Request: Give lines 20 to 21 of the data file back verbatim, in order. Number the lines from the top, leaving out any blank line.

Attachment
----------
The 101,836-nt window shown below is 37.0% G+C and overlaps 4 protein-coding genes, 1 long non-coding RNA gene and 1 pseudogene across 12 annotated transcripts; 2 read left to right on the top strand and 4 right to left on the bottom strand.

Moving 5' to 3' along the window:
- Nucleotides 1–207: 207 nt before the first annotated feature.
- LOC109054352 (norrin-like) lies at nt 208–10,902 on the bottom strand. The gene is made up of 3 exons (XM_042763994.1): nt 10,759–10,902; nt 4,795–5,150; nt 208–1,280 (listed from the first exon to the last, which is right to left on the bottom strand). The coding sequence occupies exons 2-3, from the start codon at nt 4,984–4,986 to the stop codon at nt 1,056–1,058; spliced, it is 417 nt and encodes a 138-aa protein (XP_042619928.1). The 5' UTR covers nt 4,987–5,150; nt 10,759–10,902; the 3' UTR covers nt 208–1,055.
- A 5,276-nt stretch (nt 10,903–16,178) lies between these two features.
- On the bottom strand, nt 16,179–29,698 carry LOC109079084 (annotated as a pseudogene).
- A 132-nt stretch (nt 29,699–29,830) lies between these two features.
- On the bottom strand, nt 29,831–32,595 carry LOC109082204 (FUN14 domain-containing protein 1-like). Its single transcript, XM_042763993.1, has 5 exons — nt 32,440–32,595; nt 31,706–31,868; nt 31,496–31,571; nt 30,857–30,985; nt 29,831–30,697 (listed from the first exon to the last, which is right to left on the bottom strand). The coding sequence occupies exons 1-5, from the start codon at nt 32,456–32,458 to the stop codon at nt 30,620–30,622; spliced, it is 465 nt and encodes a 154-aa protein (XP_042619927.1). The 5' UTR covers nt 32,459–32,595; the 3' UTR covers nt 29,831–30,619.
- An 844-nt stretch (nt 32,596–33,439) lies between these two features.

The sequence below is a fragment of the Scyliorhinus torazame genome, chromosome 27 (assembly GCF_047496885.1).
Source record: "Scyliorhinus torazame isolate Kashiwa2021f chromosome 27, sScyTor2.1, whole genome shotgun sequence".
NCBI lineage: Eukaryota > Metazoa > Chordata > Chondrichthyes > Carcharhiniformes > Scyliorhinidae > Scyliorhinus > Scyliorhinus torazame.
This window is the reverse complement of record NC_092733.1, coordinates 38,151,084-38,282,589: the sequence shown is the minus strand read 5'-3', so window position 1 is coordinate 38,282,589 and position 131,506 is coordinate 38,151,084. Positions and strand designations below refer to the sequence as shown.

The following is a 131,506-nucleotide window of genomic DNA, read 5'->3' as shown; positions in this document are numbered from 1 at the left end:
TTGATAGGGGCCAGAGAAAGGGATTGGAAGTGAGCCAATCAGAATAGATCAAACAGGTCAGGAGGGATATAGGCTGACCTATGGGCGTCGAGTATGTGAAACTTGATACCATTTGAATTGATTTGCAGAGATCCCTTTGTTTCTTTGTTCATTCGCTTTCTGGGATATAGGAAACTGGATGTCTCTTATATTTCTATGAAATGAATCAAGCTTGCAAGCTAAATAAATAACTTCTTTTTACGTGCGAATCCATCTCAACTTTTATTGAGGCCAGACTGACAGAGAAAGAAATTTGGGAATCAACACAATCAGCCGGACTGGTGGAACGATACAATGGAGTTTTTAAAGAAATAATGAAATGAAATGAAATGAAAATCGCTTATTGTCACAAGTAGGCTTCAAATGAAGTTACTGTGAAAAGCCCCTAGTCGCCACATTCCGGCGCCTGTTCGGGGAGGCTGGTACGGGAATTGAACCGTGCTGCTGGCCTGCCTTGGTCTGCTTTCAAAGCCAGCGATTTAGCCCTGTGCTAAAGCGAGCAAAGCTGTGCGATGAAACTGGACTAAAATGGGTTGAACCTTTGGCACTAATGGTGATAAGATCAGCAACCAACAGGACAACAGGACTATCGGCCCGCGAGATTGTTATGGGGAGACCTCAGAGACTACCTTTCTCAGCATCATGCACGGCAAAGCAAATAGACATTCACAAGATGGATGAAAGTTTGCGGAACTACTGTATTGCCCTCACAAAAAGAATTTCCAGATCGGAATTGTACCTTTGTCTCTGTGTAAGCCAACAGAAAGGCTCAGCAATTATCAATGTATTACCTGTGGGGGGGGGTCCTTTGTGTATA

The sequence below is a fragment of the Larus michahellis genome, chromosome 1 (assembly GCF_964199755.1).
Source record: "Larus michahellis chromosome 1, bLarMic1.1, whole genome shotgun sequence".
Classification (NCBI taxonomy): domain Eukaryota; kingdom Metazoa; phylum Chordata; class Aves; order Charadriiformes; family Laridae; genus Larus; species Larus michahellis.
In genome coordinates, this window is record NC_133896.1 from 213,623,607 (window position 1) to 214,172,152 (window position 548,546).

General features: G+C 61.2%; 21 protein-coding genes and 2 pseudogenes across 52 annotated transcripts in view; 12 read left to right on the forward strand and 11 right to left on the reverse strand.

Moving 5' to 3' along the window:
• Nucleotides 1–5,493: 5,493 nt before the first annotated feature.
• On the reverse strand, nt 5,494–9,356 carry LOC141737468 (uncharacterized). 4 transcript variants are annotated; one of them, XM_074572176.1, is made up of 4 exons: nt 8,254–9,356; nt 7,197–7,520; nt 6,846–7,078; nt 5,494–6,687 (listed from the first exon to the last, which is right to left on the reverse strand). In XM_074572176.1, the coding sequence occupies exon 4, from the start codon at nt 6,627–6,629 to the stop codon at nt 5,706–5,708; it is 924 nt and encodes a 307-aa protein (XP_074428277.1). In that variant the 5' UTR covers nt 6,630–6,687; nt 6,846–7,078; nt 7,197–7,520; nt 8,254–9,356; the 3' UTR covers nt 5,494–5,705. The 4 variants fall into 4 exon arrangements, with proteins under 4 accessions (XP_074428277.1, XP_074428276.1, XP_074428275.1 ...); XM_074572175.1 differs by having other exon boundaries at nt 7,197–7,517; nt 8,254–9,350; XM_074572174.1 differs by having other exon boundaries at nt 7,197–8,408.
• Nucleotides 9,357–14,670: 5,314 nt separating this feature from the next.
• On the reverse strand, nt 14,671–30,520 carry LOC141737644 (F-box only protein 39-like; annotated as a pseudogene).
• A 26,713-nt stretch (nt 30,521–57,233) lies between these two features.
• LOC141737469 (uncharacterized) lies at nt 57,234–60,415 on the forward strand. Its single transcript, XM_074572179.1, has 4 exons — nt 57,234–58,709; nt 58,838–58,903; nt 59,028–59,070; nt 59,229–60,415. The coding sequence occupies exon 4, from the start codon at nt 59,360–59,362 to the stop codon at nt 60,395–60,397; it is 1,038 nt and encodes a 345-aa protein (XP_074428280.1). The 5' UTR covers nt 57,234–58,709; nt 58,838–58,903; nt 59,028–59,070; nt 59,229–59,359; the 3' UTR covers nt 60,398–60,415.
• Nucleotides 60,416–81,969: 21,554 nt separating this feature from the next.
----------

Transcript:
General features: G+C 61.2%; 21 protein-coding genes and 2 pseudogenes across 52 annotated transcripts in view; 12 read left to right on the forward strand and 11 right to left on the reverse strand.

Moving 5' to 3' along the window: